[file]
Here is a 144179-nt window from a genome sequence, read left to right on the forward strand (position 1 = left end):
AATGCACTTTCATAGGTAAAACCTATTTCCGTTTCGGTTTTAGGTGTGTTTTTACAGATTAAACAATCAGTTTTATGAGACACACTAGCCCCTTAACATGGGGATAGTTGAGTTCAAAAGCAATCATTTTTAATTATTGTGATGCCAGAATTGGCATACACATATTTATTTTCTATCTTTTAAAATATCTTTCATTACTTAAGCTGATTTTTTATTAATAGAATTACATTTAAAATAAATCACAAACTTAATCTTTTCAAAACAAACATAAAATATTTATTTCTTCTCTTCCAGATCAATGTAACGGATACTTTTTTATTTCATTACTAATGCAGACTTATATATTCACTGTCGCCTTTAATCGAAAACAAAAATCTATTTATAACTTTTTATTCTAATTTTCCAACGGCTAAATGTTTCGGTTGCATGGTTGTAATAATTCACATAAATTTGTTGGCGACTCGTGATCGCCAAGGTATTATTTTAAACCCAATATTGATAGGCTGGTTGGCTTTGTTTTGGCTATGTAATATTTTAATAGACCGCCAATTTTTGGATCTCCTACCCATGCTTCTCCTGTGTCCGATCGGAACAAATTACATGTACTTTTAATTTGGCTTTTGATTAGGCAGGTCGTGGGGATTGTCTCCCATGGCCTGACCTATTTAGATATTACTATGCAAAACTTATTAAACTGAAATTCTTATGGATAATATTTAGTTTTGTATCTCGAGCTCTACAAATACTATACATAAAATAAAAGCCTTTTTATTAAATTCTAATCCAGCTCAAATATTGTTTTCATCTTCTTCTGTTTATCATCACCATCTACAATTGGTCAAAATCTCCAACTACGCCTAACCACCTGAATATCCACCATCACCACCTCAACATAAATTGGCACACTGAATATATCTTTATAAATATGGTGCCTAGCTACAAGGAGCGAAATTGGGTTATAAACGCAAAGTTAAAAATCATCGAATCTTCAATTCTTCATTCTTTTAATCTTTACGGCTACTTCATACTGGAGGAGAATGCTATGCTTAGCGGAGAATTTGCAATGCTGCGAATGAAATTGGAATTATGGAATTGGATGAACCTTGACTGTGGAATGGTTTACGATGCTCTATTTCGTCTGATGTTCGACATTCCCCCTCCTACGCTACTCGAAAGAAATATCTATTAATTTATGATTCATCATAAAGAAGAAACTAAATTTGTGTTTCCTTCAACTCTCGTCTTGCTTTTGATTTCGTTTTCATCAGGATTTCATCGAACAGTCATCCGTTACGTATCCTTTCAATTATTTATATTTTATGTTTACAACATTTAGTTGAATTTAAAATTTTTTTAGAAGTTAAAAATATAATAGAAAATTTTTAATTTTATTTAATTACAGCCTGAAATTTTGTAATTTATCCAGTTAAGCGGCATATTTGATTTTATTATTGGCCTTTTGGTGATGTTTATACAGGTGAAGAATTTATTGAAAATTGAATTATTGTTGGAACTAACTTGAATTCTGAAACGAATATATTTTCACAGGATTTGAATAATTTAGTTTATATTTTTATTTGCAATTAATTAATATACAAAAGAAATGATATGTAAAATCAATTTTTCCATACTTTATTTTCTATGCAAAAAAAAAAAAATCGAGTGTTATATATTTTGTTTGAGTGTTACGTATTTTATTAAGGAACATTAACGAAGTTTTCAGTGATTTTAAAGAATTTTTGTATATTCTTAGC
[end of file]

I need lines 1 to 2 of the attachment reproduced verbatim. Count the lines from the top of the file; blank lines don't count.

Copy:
Here is a 144179-nt window from a genome sequence, read left to right on the forward strand (position 1 = left end):
AATGCACTTTCATAGGTAAAACCTATTTCCGTTTCGGTTTTAGGTGTGTTTTTACAGATTAAACAATCAGTTTTATGAGACACACTAGCCCCTTAACATGGGGATAGTTGAGTTCAAAAGCAATCATTTTTAATTATTGTGATGCCAGAATTGGCATACACATATTTATTTTCTATCTTTTAAAATATCTTTCATTACTTAAGCTGATTTTTTATTAATAGAATTACATTTAAAATAAATCACAAACTTAATCTTTTCAAAACAAACATAAAATATTTATTTCTTCTCTTCCAGATCAATGTAACGGATACTTTTTTATTTCATTACTAATGCAGACTTATATATTCACTGTCGCCTTTAATCGAAAACAAAAATCTATTTATAACTTTTTATTCTAATTTTCCAACGGCTAAATGTTTCGGTTGCATGGTTGTAATAATTCACATAAATTTGTTGGCGACTCGTGATCGCCAAGGTATTATTTTAAACCCAATATTGATAGGCTGGTTGGCTTTGTTTTGGCTATGTAATATTTTAATAGACCGCCAATTTTTGGATCTCCTACCCATGCTTCTCCTGTGTCCGATCGGAACAAATTACATGTACTTTTAATTTGGCTTTTGATTAGGCAGGTCGTGGGGATTGTCTCCCATGGCCTGACCTATTTAGATATTACTATGCAAAACTTATTAAACTGAAATTCTTATGGATAATATTTAGTTTTGTATCTCGAGCTCTACAAATACTATACATAAAATAAAAGCCTTTTTATTAAATTCTAATCCAGCTCAAATATTGTTTTCATCTTCTTCTGTTTATCATCACCATCTACAATTGGTCAAAATCTCCAACTACGCCTAACCACCTGAATATCCACCATCACCACCTCAACATAAATTGGCACACTGAATATATCTTTATAAATATGGTGCCTAGCTACAAGGAGCGAAATTGGGTTATAAACGCAAAGTTAAAAATCATCGAATCTTCAATTCTTCATTCTTTTAATCTTTACGGCTACTTCATACTGGAGGAGAATGCTATGCTTAGCGGAGAATTTGCAATGCTGCGAATGAAATTGGAATTATGGAATTGGATGAACCTTGACTGTGGAATGGTTTACGATGCTCTATTTCGTCTGATGTTCGACATTCCCCCTCCTACGCTACTCGAAAGAAATATCTATTAATTTATGATTCATCATAAAGAAGAAACTAAATTTGTGTTTCCTTCAACTCTCGTCTTGCTTTTGATTTCGTTTTCATCAGGATTTCATCGAACAGTCATCCGTTACGTATCCTTTCAATTATTTATATTTTATGTTTACAACATTTAGTTGAATTTAAAATTTTTTTAGAAGTTAAAAATATAATAGAAAATTTTTAATTTTATTTAATTACAGCCTGAAATTTTGTAATTTATCCAGTTAAGCGGCATATTTGATTTTATTATTGGCCTTTTGGTGATGTTTATACAGGTGAAGAATTTATTGAAAATTGAATTATTGTTGGAACTAACTTGAATTCTGAAACGAATATATTTTCACAGGATTTGAATAATTTAGTTTATATTTTTATTTGCAATTAATTAATATACAAAAGAAATGATATGTAAAATCAATTTTTCCATACTTTATTTTCTATGCAAAAAAAAAAAAATCGAGTGTTATATATTTTGTTTGAGTGTTACGTATTTTATTAAGGAACATTAACGAAGTTTTCAGTGATTTTAAAGAATTTTTGTATATTCTTAGC